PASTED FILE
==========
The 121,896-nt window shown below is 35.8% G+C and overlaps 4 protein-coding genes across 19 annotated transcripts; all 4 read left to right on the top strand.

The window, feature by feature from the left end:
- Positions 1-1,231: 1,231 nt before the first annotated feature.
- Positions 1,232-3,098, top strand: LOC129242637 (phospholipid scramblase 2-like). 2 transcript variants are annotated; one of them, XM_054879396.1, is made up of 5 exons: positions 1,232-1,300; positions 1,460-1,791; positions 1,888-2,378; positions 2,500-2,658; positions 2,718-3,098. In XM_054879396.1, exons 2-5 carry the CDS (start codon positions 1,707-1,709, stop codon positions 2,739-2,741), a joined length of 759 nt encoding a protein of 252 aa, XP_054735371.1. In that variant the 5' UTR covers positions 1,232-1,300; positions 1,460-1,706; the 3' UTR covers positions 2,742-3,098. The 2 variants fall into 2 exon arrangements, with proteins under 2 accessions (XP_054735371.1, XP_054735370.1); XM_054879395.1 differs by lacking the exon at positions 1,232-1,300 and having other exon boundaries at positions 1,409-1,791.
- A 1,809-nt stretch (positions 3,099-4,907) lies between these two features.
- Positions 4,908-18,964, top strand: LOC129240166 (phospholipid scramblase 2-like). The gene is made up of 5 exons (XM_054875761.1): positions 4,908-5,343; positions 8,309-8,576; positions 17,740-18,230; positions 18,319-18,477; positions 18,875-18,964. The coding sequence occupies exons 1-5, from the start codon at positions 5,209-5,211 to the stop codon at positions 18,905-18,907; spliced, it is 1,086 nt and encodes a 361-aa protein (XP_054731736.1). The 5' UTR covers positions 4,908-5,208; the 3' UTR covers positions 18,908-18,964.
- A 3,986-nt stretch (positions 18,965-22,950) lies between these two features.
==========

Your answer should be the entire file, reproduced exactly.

The 121,896-nt window shown below is 35.8% G+C and overlaps 4 protein-coding genes across 19 annotated transcripts; all 4 read left to right on the top strand.

The window, feature by feature from the left end:
- Positions 1-1,231: 1,231 nt before the first annotated feature.
- Positions 1,232-3,098, top strand: LOC129242637 (phospholipid scramblase 2-like). 2 transcript variants are annotated; one of them, XM_054879396.1, is made up of 5 exons: positions 1,232-1,300; positions 1,460-1,791; positions 1,888-2,378; positions 2,500-2,658; positions 2,718-3,098. In XM_054879396.1, exons 2-5 carry the CDS (start codon positions 1,707-1,709, stop codon positions 2,739-2,741), a joined length of 759 nt encoding a protein of 252 aa, XP_054735371.1. In that variant the 5' UTR covers positions 1,232-1,300; positions 1,460-1,706; the 3' UTR covers positions 2,742-3,098. The 2 variants fall into 2 exon arrangements, with proteins under 2 accessions (XP_054735371.1, XP_054735370.1); XM_054879395.1 differs by lacking the exon at positions 1,232-1,300 and having other exon boundaries at positions 1,409-1,791.
- A 1,809-nt stretch (positions 3,099-4,907) lies between these two features.
- Positions 4,908-18,964, top strand: LOC129240166 (phospholipid scramblase 2-like). The gene is made up of 5 exons (XM_054875761.1): positions 4,908-5,343; positions 8,309-8,576; positions 17,740-18,230; positions 18,319-18,477; positions 18,875-18,964. The coding sequence occupies exons 1-5, from the start codon at positions 5,209-5,211 to the stop codon at positions 18,905-18,907; spliced, it is 1,086 nt and encodes a 361-aa protein (XP_054731736.1). The 5' UTR covers positions 4,908-5,208; the 3' UTR covers positions 18,908-18,964.
- A 3,986-nt stretch (positions 18,965-22,950) lies between these two features.